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The 51st annual Ohio 11th Congressional District Community Caucus Labor Day Parade & Festivities to go foward on September 5, 2022 in Cleveland and will be led by Congresswoman Shontel M. Brown, who will serve as parade grand marhal

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Pictured Is Ohio 11th Congressional District Congresswoman Shontel Brown (D-11)
Clevelandurbannews.com and Kathywraycolemanonlinenewsblog.com Tel: (216) 659-0473. Email: editor@clevelandurbannews.com

By Kathy Wray Coleman, associate publisher, editor-in-chief

 

CLEVELAND, OHIO – Congresswoman Shontel M. Brown, a Warrensville Heights Democrat who leads Ohio's largely Black 11th congressional district, which includes Cleveland and several of its eastern suburbs of Cuyahoga County, will serve as grand marshal for the 51th annual 11th Congressional District Community Caucus Labor Day Parade & Festivities parade on Mon., Sept 5, 2022. The parade will kick off at 11am from A.J. Rickoff school at  East 147th Street and Kinsman Road on Cleveland's majority Black east side, organizers said.


The parade will proceed down Kinsman Road to Luke Easter Park for festivities, which will include food and other vendors, and area marching bands.

The celebrated and historical event was initiated decades ago my former congressman Louis Stokes, his younger brother Carl Stokes, and a cadre of other influential local Black leaders connected to the Stokes brothers (Editor's note: The late former congressman Louis Stokes, also a lawyer, was the first Black congressman of what was eventually redistricted to become what is now the 11th congressional district, and his late brother, Carl B. Stokes, became the first Black mayor of Cleveland and of a major American city when voters elected him to lead Cleveland in 1967).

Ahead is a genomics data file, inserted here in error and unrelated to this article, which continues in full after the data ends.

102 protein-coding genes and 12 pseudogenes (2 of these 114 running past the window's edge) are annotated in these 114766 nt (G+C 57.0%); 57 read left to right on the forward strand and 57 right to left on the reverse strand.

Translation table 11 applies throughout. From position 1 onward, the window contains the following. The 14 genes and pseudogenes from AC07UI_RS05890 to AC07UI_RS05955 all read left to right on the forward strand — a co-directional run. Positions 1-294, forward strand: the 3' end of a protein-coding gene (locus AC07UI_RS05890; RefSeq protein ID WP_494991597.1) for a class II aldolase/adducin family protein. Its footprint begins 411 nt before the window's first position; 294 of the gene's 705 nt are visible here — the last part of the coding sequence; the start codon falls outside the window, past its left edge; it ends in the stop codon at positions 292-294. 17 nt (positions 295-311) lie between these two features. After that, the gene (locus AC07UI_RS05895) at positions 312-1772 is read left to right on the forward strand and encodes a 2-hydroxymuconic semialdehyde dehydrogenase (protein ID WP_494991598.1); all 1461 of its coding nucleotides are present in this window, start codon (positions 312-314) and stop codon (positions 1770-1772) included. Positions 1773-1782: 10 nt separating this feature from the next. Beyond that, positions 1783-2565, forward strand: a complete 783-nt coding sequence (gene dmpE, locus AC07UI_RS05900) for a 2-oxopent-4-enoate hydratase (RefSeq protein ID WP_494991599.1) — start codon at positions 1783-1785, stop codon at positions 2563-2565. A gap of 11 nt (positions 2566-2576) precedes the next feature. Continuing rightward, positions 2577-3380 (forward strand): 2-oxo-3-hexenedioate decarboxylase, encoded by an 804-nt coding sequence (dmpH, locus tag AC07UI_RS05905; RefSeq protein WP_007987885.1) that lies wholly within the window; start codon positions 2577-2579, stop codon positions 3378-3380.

The annual political and community gathering that in the last decade has become a  caucus fundraising event where parade participants must now pay a fee, draws mainly Democrats and state, local and even national political figures like the late activist Dick Gregory, Civil Rights icon the Rev Jesse Jackson Sr., and Hillary Clinton in 2016 to Luke Easter Park on Labor Day. In 2020 during the height of  the pandemic the event was canceled, but it resumed in 2021 with thousands coming out to participate.

During former congressman Louis Stokes' political heyday during the 1980s and 90s, the annual parade alone, inclusive of spectators,  could easily draw in excess of 25,000 people. (Editor's note: Clinton was the Democratic nominee for the president in 2016 when she spoke in Cleveland at the annual 11th Congressional District Caucus Labor Day event, though she ultimately lost the presidential election that year to Donald Trump, a Republican ousted in 2020 by current U.S. President Joe Biden).

Notably, the annual Labor Day event on Monday will proceed for the second time in 13 years without former congresswoman Marcia L. Fudge at the helm, Fudge now the U.S. secretary of Housing and Urban Development with the administration of President Biden, the former vice president under former president Barack Obama, the nation's first Black president.